The Isle of Man Government, in an unprecedented move for a British Crown Dependency plans an order to prevent advocates from being sued for professional negligence or case mismanagement by their disgruntled clients.

Seen by some as a delicate constitutional issue infringing human rights, the matter was debated at the recent sitting of Tynwald and is already stirring unease amongst the population, most of whom are British subjects on an island where the Crown is ultimately responsible for good government in liaison with the UK Home Office. Nowhere else under effectively direct British rule is such a privilege enjoyed by the legal profession. The proposal is being challenged by certain MHKs in the APG.

UK Home Secretary Jack Straw recently ordered an overall inquiry into the financial and regulatory regimes of low tax areas such as the Isle of Man and the Channel Islands. Former UK Treasury official Andrew Edwards was appointed to the task. His report is scheduled for late July. In addition, the islands were recently forced to adopt "all crimes" money laundering legislation at the insistence of the UK Home Office such that with overseas taxation agencies now having the right to pursue delinquent funds, the islands themselves are no longer technically "tax havens".

Jack Straw's move would seem related to ultimate EU fiscal harmonisation and the Euro. The Isle of Man Government's inexplicably sudden action to protect lawyers might be related to the much publicised case of Alan and Bridget Edwards, once leading UK care home property owners but also island residents.

The Edwards have sought in vain to secure professional representation in the island's courts in respect of a lawsuit they are currently preparing to bring against Bank of Scotland Group. Bank of Scotland (Isle of Man) Ltd; and at least three local Manx advocates. One of the advocates is also a director of Bank of Scotland (Isle of Man) Ltd and between 1992 and 1997 was involved in handling litigation on behalf of the bank regarding sums of money deposited by the Edwards. The Edwards were not noticed parties to this protracted action, being only made aware that something was happening in July 1994. The full details had to be gleaned from a library text book on Manx law!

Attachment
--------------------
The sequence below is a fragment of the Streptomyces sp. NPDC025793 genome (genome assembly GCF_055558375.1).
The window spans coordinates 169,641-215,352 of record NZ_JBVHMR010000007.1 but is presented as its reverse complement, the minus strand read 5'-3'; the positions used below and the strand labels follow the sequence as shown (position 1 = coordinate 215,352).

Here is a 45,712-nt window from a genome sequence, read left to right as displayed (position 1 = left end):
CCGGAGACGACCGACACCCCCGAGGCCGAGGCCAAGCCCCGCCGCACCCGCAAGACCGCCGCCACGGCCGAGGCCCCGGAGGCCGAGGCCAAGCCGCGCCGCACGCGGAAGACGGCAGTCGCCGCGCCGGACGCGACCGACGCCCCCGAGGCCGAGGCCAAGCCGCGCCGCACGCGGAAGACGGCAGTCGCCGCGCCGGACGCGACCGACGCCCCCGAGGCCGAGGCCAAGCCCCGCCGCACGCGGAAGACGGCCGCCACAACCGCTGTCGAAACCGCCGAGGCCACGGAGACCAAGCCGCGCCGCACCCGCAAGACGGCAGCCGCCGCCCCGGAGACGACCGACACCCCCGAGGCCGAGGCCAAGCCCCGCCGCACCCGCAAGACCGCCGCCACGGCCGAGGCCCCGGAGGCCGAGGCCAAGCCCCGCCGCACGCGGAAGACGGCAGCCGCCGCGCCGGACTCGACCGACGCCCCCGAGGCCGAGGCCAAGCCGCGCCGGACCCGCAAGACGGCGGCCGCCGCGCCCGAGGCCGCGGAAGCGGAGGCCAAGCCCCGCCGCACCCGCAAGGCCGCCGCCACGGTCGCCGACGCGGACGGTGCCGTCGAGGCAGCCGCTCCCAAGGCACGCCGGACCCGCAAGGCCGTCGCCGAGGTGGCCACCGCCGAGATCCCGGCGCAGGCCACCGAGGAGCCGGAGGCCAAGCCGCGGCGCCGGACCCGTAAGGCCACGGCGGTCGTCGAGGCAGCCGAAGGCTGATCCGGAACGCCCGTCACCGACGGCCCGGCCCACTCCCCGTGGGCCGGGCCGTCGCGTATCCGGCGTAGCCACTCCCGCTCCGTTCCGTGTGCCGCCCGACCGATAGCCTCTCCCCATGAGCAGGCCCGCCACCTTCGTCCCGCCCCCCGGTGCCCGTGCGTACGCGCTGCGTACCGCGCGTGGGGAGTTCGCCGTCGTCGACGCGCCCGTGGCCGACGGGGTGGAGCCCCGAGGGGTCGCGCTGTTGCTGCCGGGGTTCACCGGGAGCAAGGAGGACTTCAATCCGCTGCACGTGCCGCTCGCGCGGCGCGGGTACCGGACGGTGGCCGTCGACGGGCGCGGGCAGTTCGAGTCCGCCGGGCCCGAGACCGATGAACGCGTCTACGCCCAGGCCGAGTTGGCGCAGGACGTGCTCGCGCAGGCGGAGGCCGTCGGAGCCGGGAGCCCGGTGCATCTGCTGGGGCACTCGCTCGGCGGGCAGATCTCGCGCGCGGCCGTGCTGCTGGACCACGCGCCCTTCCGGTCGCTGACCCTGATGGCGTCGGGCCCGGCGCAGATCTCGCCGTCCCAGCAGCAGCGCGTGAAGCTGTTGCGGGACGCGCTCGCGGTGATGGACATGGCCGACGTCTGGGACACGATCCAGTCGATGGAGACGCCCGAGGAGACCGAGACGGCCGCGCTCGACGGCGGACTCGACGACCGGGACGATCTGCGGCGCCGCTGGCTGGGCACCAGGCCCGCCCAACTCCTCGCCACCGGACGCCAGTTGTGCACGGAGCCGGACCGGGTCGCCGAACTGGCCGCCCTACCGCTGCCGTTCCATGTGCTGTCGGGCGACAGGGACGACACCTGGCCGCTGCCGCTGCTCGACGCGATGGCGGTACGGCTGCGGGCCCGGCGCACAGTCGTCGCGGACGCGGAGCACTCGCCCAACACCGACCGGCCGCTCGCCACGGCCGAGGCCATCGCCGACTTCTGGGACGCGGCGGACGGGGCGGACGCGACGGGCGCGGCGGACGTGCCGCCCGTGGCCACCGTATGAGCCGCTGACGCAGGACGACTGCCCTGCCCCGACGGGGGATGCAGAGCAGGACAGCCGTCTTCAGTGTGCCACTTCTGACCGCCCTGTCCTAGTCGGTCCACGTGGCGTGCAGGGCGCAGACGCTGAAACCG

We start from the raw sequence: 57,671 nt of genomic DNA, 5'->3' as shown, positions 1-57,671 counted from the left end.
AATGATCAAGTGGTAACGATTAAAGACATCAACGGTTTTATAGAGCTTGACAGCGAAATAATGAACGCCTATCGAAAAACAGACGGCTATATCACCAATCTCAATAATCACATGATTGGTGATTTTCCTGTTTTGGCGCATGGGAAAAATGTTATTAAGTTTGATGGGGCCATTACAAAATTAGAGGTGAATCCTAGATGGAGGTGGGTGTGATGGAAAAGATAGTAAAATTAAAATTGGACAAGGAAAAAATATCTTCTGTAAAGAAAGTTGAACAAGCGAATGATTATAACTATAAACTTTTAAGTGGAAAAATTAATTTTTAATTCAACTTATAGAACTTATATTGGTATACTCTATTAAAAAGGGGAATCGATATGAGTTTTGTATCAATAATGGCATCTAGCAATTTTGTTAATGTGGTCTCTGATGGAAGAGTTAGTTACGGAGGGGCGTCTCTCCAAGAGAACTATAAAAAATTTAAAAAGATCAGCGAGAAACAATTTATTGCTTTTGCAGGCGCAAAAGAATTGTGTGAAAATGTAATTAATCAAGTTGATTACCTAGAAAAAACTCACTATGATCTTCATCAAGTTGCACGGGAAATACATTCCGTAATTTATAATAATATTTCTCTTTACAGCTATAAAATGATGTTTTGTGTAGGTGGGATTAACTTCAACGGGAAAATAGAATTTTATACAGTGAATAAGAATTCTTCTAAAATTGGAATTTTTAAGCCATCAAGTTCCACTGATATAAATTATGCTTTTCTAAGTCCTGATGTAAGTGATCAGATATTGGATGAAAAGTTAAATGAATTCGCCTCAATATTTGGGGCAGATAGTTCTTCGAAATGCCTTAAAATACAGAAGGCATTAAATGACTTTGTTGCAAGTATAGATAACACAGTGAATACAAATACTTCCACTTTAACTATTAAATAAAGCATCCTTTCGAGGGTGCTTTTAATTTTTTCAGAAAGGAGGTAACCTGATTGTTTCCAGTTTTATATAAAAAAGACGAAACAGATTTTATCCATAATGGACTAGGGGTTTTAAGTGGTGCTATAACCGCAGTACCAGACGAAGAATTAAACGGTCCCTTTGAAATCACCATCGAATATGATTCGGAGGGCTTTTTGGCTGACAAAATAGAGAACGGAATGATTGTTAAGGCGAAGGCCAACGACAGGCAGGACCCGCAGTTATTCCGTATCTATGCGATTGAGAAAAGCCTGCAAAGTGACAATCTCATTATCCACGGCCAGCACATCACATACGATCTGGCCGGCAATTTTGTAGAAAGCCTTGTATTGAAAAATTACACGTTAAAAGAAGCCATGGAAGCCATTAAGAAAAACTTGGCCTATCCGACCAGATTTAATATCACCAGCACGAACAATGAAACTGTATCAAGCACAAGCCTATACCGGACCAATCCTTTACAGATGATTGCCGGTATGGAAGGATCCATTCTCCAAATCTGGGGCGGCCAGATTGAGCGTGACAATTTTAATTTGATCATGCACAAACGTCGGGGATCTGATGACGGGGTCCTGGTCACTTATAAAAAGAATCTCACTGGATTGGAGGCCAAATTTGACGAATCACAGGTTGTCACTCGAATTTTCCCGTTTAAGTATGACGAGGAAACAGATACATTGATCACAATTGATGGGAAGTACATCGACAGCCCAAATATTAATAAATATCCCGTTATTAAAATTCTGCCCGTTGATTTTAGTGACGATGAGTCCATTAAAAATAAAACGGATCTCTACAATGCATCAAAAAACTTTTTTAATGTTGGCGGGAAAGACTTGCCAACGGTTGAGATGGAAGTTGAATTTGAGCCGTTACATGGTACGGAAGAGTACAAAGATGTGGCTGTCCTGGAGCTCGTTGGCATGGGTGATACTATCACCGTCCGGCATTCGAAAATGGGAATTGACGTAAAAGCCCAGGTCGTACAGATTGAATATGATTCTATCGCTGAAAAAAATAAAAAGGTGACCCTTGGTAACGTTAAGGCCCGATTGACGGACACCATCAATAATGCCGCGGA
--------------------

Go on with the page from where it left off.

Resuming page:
Such is the island's nervousness regarding the impact on confidence of the UK Home Office review under Andrew Edwards, and indeed New Labour's overall plans for the offshore financial centres, that the last thing the government wants is a crisis in the banking and legal professions. Any untoward happenings could serve to give the UK the excuse it wants and such fears are being voiced amongst the higher echelons of financial service professionals, albeit the public are not being so informed.

Alan and Bridget Edwards were badly served to the extent that they had to secure a Licence from the Lt. Governor to employ an English barrister as no local lawyer of worth would take the case. Even the Manx advocate eventually appointed to handle the Governor's Licence not only failed to brief the English barrister but even failed to appear in court as did one other Manx advocate when the case was called on an earlier occasion. The Edwards were left unrepresented and lost everything.

In the meantime, Alan Edwards just this week held personal face to face talks with his name sake Andrew Edwards from the UK Home Office. The Edwards Review, whether it be Alan's or Andrew's, will make interesting reading! The more so as Alan is believed to be suing for £125,000,000 in an unprecedented action involving prominent Manx advocates.

Barrie Stevens


How many MHKs does it take to change a light bulb?  None - they'd get an expert in from across!!!!

A Guide to ManGovSpeak 

We're keeping a watching brief                               = We're scared to make a decision 
This will bring us into line with the UK                     = We're scared to make a decision 
This could set a dangerous precedent                   = We're scared to make a decision 
We don't wish to generate adverse publicity         = We're scared to make a decision 
We mustn't rush into this                                          = We're scared to make a decision 
The status quo serves us best at this time             = We're scared to make a decision 
This could send out negative signals                      = We're scared to make a decision 
We should seek expert advice                                = We're scared to make a decision